July 22: No protest permits for Dilworth | Spring Arts District in Callowhill | Girard Avenue Theater

Jake Blumgart profiles Jim Kenney for The American Prospect, with observations on the tensions between some of the expectations Kenney set for modern governance during his campaign, and the reality of Philadelphia’s old-school political culture. “But under Kenney, old-school appointees have been instated in many of these positions, disappointing his young urbanist enthusiasts. The transportation office is now helmed by a former revenue commissioner with no background in transportation, while a parade of talented staffers have been exiting the OIT because of what they described as a stultifying new work environment under an old municipal hand.”

The city hasn’t issued any protest permits for Dilworth Park in the two years since it’s been open, and there won’t be any protests allowed there during the Democratic National Convention, says Inga Saffron. Center City District, which programs the space, schedules events for Dilworth far in advance, and the schedule for DNC week there is jam-packed with entertainment.

Samantha Melamed checks in on Craig Grossman and Arts + Crafts Holdings’ plans for the “Spring Arts District” in Callowhill, noting the unusual role Mural Arts is playing in helping a developer rebrand a neighborhood with their rotating mural collection. Grossman previously worked for Tony Goldman, who is credited with rebranding the 13th Street area as Midtown Village, and Melamed sees similarities in the strategy.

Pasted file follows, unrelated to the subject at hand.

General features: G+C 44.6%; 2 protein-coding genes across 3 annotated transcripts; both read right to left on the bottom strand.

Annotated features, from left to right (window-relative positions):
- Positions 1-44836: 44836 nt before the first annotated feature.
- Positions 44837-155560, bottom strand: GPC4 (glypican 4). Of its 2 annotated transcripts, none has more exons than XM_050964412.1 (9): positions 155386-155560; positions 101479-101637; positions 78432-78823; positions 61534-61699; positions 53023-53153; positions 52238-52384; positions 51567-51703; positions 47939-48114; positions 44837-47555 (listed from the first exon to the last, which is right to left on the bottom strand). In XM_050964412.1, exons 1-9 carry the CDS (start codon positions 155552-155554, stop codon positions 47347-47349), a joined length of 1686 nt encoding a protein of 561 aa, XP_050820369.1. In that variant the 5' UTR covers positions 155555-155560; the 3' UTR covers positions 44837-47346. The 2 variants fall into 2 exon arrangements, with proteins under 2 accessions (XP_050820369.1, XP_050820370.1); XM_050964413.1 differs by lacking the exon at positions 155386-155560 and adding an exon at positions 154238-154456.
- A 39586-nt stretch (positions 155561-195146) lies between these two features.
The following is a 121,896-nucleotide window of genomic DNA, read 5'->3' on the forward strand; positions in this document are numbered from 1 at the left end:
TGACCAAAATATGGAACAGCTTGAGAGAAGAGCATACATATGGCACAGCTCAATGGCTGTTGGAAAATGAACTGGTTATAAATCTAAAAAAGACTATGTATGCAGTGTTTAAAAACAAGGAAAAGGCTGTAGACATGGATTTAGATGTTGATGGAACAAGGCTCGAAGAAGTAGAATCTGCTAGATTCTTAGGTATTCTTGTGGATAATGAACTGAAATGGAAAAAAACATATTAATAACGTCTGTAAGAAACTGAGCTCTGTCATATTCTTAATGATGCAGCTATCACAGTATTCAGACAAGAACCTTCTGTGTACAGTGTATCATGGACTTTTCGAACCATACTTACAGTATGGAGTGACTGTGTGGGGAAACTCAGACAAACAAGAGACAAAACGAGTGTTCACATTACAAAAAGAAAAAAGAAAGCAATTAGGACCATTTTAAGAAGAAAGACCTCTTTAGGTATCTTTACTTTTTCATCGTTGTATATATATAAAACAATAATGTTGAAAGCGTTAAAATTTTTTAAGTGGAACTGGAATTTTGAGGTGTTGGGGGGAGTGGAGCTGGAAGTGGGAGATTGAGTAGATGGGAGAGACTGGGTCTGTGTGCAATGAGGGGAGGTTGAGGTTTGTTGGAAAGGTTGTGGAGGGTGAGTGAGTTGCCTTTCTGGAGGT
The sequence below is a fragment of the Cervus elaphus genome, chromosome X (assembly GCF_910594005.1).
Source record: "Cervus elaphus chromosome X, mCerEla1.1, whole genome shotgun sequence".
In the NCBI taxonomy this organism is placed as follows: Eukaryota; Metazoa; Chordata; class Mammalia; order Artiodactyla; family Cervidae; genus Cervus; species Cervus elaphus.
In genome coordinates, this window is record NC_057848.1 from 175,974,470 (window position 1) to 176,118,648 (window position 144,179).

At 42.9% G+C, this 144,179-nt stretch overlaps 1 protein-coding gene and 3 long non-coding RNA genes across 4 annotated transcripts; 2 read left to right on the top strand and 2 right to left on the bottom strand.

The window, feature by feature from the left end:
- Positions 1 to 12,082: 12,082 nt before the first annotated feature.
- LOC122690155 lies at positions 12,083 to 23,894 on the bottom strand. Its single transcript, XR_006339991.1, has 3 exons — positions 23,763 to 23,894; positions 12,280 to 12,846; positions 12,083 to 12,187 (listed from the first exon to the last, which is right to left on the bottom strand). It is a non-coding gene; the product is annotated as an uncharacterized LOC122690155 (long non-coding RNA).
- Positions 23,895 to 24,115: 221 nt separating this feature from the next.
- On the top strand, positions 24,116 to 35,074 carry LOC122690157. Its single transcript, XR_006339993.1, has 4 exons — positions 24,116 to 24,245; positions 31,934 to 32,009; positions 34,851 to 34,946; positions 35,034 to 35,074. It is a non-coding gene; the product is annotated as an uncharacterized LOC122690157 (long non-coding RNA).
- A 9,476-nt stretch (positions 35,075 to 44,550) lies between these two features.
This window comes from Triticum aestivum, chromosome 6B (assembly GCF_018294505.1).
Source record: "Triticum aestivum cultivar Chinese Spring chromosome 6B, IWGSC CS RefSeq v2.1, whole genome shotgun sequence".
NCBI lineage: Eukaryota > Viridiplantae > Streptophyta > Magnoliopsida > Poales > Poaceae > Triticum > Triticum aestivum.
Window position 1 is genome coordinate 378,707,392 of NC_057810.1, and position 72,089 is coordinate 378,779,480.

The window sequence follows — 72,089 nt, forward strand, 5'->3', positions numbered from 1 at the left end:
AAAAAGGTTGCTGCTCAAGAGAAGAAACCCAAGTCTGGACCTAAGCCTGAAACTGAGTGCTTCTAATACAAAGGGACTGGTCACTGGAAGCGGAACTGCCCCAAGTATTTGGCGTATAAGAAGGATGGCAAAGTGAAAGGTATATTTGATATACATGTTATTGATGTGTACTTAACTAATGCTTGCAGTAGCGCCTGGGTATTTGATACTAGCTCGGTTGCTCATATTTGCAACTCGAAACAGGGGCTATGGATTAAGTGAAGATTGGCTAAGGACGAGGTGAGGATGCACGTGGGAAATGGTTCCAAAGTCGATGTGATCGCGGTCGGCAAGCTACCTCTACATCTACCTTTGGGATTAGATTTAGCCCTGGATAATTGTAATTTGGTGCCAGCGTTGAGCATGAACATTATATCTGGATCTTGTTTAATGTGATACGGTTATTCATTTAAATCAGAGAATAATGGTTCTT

Bob Stewart goes behind the walls of the Fine Fare grocery store at 7th and Girard in Northern Liberties to explore what remains of the old Girard Avenue Theater.

The state Department of Environmental Protection approved a Turnpike widening project for Chester and Montgomery counties, which will reconstruct the road and increase capacity from four to six lanes in a six-mile section in Tredyffrin and Upper Merrion Townships, reports Dave Hess.

The Civic Center’s Convention Hall Auditorium played host to one of the most important moments in political convention history, writes Ken Finkel at the Philly History Blog–the 1948 floor fight over the ultimately-successful creation of a Civil Rights plank in the Democratic Party’s platform. 

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